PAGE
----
Captive-reared vultures freed in Nepal


This video says about itself:

Vulture Release Nepal, Krishna Bhusal. On the 9th of November this year Bird Conservation Nepal, working as part of the SAVE (Saving Asia’s Vultures from Extinction) consortium, released six captive-reared white-rumped vultures

they can be recognised by the yellow plastic tags on their wings

into the wild, in a conservation first for South Asia.

Read more here.

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Vulture recovery in Nepal?


This 2912 video is called Vulture Study Video of Arghakhanchi, Nepal. By Krishna Prasad Bhusal and Hemanta Dhakal.

From BirdLife:

8 Nov 2017

Captive-reared Critically Endangered vultures soon to be released in Nepal

Conservationists are making great progress in removing vulture-killing drug diclofenac from Nepal, with vulture populations stabilising as a result. Now, in this safer environment, it’s almost time for six captive-reared White-rumped Vultures to venture out into the wild.

By Shaun Hurrell

South Asian vultures have famously suffered devastating population declines in recent decades. For example, 99.9% of White-rumped Vultures Gyps bengalensis were wiped out between 1992 and 2007. This was due to the use of diclofenac: an anti-inflammatory drug given to reduce pain in livestock, but deadly to vultures that subsequently feed on their carcasses. A ban on veterinary diclofenac in India, Nepal and Pakistan in 2006 and Bangladesh in 2010 has allowed vulture populations to stabilise and possibly start to recover in some areas.

However, five of South Asia’s nine vulture species remain Endangered or Critically Endangered; the misuse of human diclofenac to treat livestock, as well as the use of other vulture-toxic veterinary drugs, continues to threaten some South Asian vulture populations with extinction. BirdLife Partners are changing that, through a combination of advocacy, legislation and education.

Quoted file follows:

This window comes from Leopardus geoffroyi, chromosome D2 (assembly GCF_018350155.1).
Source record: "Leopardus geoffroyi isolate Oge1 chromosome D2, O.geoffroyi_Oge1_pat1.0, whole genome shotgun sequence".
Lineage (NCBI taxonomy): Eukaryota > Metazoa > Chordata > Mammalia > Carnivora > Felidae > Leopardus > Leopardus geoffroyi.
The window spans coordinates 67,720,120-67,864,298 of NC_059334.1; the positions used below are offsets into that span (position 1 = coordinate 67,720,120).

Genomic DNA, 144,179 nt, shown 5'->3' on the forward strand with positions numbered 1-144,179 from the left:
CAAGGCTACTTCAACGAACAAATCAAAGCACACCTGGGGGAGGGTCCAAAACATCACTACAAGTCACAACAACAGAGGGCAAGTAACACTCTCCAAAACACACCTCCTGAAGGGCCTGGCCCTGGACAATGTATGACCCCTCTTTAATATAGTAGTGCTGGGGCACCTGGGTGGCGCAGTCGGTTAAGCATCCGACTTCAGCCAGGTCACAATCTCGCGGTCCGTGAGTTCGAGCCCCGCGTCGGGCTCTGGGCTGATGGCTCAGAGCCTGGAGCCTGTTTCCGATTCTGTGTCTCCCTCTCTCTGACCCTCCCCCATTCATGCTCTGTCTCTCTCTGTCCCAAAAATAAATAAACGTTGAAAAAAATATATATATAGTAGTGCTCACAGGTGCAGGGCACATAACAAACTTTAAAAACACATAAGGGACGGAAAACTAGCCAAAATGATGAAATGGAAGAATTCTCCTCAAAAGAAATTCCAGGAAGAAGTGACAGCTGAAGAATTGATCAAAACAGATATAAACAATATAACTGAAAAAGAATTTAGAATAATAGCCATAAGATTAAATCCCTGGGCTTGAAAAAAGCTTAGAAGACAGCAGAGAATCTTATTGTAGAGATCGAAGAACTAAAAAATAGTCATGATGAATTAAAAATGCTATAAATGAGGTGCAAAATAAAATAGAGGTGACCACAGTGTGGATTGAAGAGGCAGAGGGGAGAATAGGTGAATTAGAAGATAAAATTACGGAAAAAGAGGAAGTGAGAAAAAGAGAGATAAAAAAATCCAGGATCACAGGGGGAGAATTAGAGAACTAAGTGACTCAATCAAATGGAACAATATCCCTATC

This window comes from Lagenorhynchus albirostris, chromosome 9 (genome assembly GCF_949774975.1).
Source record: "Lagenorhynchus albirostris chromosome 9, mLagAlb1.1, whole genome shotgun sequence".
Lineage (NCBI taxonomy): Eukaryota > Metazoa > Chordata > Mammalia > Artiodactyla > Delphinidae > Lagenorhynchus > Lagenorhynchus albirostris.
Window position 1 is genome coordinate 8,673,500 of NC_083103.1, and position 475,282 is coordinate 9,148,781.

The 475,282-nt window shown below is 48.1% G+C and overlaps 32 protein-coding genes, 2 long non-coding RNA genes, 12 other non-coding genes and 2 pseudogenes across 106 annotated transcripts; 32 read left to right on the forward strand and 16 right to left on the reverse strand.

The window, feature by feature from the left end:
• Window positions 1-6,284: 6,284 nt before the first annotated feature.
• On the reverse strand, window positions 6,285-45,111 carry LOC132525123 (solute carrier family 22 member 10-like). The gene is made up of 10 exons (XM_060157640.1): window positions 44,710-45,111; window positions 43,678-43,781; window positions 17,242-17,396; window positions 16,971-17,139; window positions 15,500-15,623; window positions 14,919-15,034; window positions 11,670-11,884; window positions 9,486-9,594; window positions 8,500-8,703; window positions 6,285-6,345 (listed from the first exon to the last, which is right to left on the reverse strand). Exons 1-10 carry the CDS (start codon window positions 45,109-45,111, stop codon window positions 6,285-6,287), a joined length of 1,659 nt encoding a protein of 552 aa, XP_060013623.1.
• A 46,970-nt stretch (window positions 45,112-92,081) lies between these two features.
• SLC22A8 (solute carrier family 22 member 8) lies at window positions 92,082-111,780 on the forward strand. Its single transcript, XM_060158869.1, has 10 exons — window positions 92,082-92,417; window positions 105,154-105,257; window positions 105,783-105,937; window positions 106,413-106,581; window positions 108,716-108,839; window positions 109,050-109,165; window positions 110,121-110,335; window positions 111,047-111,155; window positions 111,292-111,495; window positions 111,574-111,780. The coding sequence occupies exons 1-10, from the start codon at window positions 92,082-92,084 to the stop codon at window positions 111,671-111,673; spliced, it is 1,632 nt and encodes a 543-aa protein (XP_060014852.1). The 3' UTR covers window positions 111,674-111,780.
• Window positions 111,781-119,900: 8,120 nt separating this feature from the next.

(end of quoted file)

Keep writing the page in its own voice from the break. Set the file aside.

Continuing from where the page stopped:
Bird Conservation Nepal (BCN, BirdLife Partner), with the support of the Royal Society for the Protection of Birds (RSPB, BirdLife in the UK), have been working hard to rid Nepal of diclofenac. “We started by going around shops in Nawalparasi district, buying pharmacists out of large bottles of diclofenac, whilst offering the safe alternative (meloxicam) and raising awareness of the vulture declines”, said Krishna Bhusal, Vulture Conservation Programme Manager, BCN. “Now this district is completely diclofenac-free.”

District by district, from pharmacists’ distributors to farmer’s son, the campaign is on-going, but nearly complete. The aim: a huge multi-district Vulture Safe Zone.

Meanwhile, White-rumped Vultures have been kept in captivity as an insurance population since 2008. Now, with a safer landscape to roam in, BCN and RSPB are gearing up for the first ever release of captive vultures in South Asia.

Six captive-reared vultures fitted with satellite transmitters are currently exercising their wings in a pre-release aviary near Chitwan National Park, socialising through the wire with wild vultures that are fed at one of the programme’s Vulture Safe Feeding Sites. Later this year, the door will be left open in what will be a huge milestone for the species’ recovery in Nepal.

Nepalese birds, new book


This video says about itself:

NEPAL – PART 1: THE BIRDS OF POKHARA

BLUE-THROATED BARBET (Megalaima asiatica), RED VENTED BULBUL (Pycnonotus cafer), ORIENTAL WHITE-EYE (Zosterops palpebrosus) and others.